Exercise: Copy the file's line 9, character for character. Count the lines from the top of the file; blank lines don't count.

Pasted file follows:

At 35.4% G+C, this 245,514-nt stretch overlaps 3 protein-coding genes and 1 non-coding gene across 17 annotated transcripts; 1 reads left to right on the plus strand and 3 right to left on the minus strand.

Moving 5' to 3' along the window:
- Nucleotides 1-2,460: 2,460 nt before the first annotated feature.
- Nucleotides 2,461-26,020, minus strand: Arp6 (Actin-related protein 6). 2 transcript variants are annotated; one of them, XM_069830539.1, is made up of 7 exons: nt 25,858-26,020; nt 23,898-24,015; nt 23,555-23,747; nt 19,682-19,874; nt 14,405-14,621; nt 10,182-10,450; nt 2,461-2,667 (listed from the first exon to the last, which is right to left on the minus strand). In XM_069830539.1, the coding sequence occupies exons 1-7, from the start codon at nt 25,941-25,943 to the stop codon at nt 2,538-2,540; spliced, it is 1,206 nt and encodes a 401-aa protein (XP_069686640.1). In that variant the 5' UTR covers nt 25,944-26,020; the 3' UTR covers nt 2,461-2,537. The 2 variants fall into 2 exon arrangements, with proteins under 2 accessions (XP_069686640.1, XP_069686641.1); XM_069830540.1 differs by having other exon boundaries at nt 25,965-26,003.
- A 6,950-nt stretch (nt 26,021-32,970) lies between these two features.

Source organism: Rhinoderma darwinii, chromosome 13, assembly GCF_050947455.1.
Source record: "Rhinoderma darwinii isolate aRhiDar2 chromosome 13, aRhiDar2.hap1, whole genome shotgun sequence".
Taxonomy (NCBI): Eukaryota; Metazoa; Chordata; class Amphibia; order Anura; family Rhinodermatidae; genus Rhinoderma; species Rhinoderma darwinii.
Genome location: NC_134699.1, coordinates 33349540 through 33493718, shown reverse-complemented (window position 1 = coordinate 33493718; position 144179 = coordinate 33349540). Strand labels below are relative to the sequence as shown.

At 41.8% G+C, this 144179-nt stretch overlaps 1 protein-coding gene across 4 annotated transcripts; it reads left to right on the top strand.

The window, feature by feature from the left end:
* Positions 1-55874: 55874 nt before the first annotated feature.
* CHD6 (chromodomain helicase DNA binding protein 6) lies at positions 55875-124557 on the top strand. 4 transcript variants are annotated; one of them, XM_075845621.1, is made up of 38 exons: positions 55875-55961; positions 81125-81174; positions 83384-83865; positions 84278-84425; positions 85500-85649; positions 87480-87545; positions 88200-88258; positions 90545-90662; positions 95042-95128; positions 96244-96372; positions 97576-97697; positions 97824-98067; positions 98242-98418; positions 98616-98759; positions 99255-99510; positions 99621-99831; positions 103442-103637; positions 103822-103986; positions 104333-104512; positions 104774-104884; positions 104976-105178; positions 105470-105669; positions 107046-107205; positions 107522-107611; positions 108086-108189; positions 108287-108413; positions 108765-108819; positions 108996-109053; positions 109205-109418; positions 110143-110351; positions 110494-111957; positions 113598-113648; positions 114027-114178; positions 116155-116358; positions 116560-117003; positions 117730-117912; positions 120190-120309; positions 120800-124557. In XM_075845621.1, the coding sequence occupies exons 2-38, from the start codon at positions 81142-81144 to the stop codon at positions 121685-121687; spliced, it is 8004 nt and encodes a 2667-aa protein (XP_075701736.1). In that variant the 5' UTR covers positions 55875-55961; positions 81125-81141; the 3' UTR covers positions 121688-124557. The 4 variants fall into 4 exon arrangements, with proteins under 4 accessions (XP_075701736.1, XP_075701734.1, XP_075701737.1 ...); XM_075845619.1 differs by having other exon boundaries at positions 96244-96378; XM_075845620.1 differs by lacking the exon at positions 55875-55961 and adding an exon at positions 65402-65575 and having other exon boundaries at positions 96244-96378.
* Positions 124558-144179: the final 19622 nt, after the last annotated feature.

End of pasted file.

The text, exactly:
Genome location: NC_134699.1, coordinates 33349540 through 33493718, shown reverse-complemented (window position 1 = coordinate 33493718; position 144179 = coordinate 33349540). Strand labels below are relative to the sequence as shown.